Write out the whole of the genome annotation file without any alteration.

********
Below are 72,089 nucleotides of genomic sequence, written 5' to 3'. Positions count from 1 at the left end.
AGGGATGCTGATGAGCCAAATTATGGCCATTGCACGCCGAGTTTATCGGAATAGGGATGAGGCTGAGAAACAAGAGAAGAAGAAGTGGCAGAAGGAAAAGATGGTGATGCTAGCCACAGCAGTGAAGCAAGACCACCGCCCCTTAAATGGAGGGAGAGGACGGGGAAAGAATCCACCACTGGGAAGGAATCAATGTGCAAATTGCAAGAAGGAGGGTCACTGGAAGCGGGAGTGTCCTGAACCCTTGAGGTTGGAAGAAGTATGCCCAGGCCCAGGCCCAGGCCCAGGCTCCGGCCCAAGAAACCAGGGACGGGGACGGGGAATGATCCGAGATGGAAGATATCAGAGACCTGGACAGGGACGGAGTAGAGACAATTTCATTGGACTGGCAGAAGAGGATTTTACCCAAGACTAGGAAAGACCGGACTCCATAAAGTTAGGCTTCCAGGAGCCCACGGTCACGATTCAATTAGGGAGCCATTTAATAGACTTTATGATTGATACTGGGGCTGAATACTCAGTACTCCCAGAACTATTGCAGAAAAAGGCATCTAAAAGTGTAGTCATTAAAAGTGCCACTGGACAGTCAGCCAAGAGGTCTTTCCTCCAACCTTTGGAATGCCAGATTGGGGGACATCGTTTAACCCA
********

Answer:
Below are 72,089 nucleotides of genomic sequence, written 5' to 3'. Positions count from 1 at the left end.
AGGGATGCTGATGAGCCAAATTATGGCCATTGCACGCCGAGTTTATCGGAATAGGGATGAGGCTGAGAAACAAGAGAAGAAGAAGTGGCAGAAGGAAAAGATGGTGATGCTAGCCACAGCAGTGAAGCAAGACCACCGCCCCTTAAATGGAGGGAGAGGACGGGGAAAGAATCCACCACTGGGAAGGAATCAATGTGCAAATTGCAAGAAGGAGGGTCACTGGAAGCGGGAGTGTCCTGAACCCTTGAGGTTGGAAGAAGTATGCCCAGGCCCAGGCCCAGGCCCAGGCTCCGGCCCAAGAAACCAGGGACGGGGACGGGGAATGATCCGAGATGGAAGATATCAGAGACCTGGACAGGGACGGAGTAGAGACAATTTCATTGGACTGGCAGAAGAGGATTTTACCCAAGACTAGGAAAGACCGGACTCCATAAAGTTAGGCTTCCAGGAGCCCACGGTCACGATTCAATTAGGGAGCCATTTAATAGACTTTATGATTGATACTGGGGCTGAATACTCAGTACTCCCAGAACTATTGCAGAAAAAGGCATCTAAAAGTGTAGTCATTAAAAGTGCCACTGGACAGTCAGCCAAGAGGTCTTTCCTCCAACCTTTGGAATGCCAGATTGGGGGACATCGTTTAACCCA